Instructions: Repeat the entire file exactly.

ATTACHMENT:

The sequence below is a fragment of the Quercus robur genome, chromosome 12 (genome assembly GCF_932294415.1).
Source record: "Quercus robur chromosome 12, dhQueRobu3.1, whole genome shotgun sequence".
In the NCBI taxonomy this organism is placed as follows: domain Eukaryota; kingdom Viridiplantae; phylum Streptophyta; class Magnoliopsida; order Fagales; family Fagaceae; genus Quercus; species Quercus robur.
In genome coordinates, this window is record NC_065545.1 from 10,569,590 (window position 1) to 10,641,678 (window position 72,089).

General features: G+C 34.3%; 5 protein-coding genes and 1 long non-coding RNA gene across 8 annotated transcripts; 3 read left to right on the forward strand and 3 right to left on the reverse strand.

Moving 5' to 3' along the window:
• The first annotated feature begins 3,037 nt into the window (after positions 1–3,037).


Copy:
The sequence below is a fragment of the Quercus robur genome, chromosome 12 (genome assembly GCF_932294415.1).
Source record: "Quercus robur chromosome 12, dhQueRobu3.1, whole genome shotgun sequence".
In the NCBI taxonomy this organism is placed as follows: domain Eukaryota; kingdom Viridiplantae; phylum Streptophyta; class Magnoliopsida; order Fagales; family Fagaceae; genus Quercus; species Quercus robur.
In genome coordinates, this window is record NC_065545.1 from 10,569,590 (window position 1) to 10,641,678 (window position 72,089).

General features: G+C 34.3%; 5 protein-coding genes and 1 long non-coding RNA gene across 8 annotated transcripts; 3 read left to right on the forward strand and 3 right to left on the reverse strand.

Moving 5' to 3' along the window:
• The first annotated feature begins 3,037 nt into the window (after positions 1–3,037).